Lot 2515Hawaii, 1849-1853 Whaling correspondence including one from Maui, group of four letters from whaler comprising two 1849 letters from New Bedford, 1853 from Hong Kong, and 1853 from Maui with some interesting content, "Ship Emily Morgan, Sandwich Islands, Maui, Oct. 1853, Dear Parents, I again write you from this place. Since last writing from Hong Kong we have taken near _ bbls and at _ present 1800 sperm and am now preparing for home and shall probably be in New Bedford next May or the first of June…I have learned the value of time and although these 4 years & better may seem to you as completely thrown away yet I assure you I have made a fortune, not in silver and gold but in Experience. I have learned a lesson - at a dear price it is true - But I have learned the value of time, of meaning of true friends, etc., Feb. 1853 letter datelined "On board Ship Emily Morgan, Port of Hong Kong. China, Feby. 1853" and reading in part "My dear parents, when I last wrote you stated we should go to Sydney, N.S.W. But learning bad accounts from that region in regard to the gold mines and the description of ships crews…On the 4th of Decr. last we buried Mr. Lowe, our 2nd mate. He was from Auburn N.Y. About one year since he was taken with the Diarrhea, tried all remedies that could be procured but failed…He was buried…with the impressive service of a sea burial. He was an excellent officer and a king and obliging shipmate…"where sorrow is never known but where joy and harmony shall reign forever." On the 15th of Dec. last made Pleasant Island in company with Ship Roscoe of N.B. - and learned the Brig Inga of New Bedford Capt. Barnes was cut off by the natives. The Capt. and all of the crew but two are supposed to have been murdered. This took place on the 6th of Dec. It has been customary for ships to allow the natives to come on board and bring their trade. In this manner they boarded the Brig and since had possession they then rifled her and attempted to scuttle her but failed. The wind and current being against them they abandoned her and she drifted off. It is not known whether any person was left on board alive. At the time of receiving this information our decks were crowded. It was estimated that some 3 or 400 on board. A white man living on the Island told the Capt. the natives had come on board to take us and advised him to get fire arms ready. Accordingly muskets were loaded, boarding knives, revolvers, etc. were out in order…This man then told the natives; we were too well purposed for them to undertake anything. However, they debated a long time over it and glanced wistfully at the Spades overhead and had made up their minds to continue operations when the lookout sang out "Sail Ho"…This frightened the natives and they left for shore. We took the two white men from the Island to save their lives, the two from the Brig were detained ashore as prisoners, much to our joy and satisfaction we had clean desks once more. Our escape is considered by all as providential…There is a great necessity for use of our naval vessels in this region of the World (King Null Group) for since we have been cruising about here some 30 or 40 whites have been killed by the natives and 2 or 3 ships taken - a short time since the crew of the Brig Thomas Pence (all natives) of San Francisco mutinized and killed the Capt. (Capt. Isaac Hussey of Nantucket), steward & cook, also seventy wounded 1st and 2nd mates - The mutineers went ashore at Sydney Harens Is. - on of the group - Also at Covils Isl.,a few degrees to the northward a California schooner was cut off by the natives and all hands were murdered…I am [happy] to learn, before long, that all these Group natives have been taught a severe lesson…"; some age spots, Fine.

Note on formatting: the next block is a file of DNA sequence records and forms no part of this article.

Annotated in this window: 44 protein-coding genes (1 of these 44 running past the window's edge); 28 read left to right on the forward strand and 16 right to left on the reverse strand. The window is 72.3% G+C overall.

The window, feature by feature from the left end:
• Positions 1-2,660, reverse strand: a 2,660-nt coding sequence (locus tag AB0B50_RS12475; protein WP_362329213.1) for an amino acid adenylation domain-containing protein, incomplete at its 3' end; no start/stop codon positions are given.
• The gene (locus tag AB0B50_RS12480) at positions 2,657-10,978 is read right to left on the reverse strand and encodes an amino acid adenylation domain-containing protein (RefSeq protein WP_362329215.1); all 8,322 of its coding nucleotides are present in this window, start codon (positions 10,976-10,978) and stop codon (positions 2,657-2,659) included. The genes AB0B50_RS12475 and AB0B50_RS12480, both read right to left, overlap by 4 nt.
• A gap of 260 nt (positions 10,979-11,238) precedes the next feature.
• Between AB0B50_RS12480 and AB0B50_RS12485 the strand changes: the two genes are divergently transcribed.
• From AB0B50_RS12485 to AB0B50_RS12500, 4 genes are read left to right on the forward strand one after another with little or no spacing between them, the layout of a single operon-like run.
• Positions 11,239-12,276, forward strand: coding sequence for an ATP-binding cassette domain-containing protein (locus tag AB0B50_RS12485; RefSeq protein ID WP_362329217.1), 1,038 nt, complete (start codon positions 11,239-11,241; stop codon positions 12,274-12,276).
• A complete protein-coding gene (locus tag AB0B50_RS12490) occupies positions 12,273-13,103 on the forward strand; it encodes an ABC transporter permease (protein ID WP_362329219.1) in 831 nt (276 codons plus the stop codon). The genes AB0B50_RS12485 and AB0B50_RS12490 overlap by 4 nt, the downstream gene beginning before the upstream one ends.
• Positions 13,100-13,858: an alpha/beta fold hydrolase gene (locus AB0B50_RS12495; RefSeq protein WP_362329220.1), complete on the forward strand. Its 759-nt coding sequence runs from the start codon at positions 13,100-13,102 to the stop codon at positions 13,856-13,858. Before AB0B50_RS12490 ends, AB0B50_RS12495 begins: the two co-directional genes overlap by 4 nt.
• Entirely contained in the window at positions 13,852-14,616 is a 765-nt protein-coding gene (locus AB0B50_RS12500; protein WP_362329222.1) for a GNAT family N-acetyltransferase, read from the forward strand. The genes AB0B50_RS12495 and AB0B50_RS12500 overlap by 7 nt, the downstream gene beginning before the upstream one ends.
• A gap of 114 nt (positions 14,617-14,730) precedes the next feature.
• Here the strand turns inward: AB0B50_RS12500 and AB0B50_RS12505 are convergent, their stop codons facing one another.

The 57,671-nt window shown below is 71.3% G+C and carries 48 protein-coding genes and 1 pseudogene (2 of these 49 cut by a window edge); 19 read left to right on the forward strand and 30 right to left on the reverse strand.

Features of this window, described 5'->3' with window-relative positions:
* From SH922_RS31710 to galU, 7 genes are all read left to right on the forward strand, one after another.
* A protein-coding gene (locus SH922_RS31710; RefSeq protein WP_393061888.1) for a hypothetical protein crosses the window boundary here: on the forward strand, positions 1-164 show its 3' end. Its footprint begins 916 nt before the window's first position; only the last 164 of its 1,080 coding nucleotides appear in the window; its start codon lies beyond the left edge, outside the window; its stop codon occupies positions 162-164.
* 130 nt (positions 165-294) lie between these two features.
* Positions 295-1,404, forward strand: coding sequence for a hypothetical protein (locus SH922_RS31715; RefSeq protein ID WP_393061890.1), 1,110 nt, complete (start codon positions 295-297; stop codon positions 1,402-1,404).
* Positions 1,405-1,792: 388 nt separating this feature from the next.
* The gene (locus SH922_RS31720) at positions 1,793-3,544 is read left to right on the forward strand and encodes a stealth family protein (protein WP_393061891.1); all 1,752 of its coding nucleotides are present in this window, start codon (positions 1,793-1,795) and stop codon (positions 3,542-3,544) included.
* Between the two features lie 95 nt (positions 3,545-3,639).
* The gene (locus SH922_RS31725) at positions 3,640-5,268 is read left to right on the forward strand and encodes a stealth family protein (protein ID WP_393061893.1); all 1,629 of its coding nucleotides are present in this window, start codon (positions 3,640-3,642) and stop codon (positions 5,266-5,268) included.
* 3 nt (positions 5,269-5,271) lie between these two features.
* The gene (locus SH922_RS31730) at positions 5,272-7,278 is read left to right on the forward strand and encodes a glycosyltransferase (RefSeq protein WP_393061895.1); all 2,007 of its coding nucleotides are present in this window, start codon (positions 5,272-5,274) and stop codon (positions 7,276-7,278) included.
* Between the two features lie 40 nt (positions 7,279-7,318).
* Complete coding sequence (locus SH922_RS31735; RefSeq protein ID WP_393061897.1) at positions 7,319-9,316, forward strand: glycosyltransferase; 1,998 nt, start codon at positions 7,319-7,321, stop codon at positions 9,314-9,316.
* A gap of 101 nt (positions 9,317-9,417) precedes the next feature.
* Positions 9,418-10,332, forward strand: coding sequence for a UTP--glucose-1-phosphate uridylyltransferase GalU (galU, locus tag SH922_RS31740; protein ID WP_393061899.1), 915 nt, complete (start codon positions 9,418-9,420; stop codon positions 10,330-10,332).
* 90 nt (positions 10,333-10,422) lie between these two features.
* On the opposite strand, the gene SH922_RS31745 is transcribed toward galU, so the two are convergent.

Estimate $1,500 - 2,000.